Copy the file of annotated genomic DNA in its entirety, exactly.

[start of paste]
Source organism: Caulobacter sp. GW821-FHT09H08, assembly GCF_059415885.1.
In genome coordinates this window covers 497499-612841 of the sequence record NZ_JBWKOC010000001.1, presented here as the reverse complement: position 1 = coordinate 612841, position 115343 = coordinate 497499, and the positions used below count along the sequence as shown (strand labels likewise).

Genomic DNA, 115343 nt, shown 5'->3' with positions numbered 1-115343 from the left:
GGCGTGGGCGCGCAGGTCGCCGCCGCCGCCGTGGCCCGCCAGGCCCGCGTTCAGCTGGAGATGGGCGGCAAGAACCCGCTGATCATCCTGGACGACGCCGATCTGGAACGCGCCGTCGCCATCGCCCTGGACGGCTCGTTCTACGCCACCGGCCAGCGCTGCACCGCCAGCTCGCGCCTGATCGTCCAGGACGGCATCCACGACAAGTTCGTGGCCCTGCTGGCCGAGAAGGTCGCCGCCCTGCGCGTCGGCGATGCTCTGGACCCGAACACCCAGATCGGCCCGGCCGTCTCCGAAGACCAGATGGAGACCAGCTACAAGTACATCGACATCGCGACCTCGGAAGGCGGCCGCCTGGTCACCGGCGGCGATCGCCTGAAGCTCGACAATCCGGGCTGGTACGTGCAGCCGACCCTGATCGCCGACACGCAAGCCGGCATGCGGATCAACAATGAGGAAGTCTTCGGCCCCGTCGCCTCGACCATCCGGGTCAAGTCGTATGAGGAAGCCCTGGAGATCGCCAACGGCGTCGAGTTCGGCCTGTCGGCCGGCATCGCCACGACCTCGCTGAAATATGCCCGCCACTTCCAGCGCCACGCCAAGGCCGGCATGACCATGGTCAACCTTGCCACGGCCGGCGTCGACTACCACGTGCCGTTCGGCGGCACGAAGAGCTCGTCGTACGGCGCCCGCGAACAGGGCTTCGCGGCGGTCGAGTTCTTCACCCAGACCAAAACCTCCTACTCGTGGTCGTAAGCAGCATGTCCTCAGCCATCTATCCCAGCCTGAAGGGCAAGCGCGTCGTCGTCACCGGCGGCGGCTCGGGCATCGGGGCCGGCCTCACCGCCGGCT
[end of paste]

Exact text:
Source organism: Caulobacter sp. GW821-FHT09H08, assembly GCF_059415885.1.
In genome coordinates this window covers 497499-612841 of the sequence record NZ_JBWKOC010000001.1, presented here as the reverse complement: position 1 = coordinate 612841, position 115343 = coordinate 497499, and the positions used below count along the sequence as shown (strand labels likewise).

Genomic DNA, 115343 nt, shown 5'->3' with positions numbered 1-115343 from the left:
GGCGTGGGCGCGCAGGTCGCCGCCGCCGCCGTGGCCCGCCAGGCCCGCGTTCAGCTGGAGATGGGCGGCAAGAACCCGCTGATCATCCTGGACGACGCCGATCTGGAACGCGCCGTCGCCATCGCCCTGGACGGCTCGTTCTACGCCACCGGCCAGCGCTGCACCGCCAGCTCGCGCCTGATCGTCCAGGACGGCATCCACGACAAGTTCGTGGCCCTGCTGGCCGAGAAGGTCGCCGCCCTGCGCGTCGGCGATGCTCTGGACCCGAACACCCAGATCGGCCCGGCCGTCTCCGAAGACCAGATGGAGACCAGCTACAAGTACATCGACATCGCGACCTCGGAAGGCGGCCGCCTGGTCACCGGCGGCGATCGCCTGAAGCTCGACAATCCGGGCTGGTACGTGCAGCCGACCCTGATCGCCGACACGCAAGCCGGCATGCGGATCAACAATGAGGAAGTCTTCGGCCCCGTCGCCTCGACCATCCGGGTCAAGTCGTATGAGGAAGCCCTGGAGATCGCCAACGGCGTCGAGTTCGGCCTGTCGGCCGGCATCGCCACGACCTCGCTGAAATATGCCCGCCACTTCCAGCGCCACGCCAAGGCCGGCATGACCATGGTCAACCTTGCCACGGCCGGCGTCGACTACCACGTGCCGTTCGGCGGCACGAAGAGCTCGTCGTACGGCGCCCGCGAACAGGGCTTCGCGGCGGTCGAGTTCTTCACCCAGACCAAAACCTCCTACTCGTGGTCGTAAGCAGCATGTCCTCAGCCATCTATCCCAGCCTGAAGGGCAAGCGCGTCGTCGTCACCGGCGGCGGCTCGGGCATCGGGGCCGGCCTCACCGCCGGCT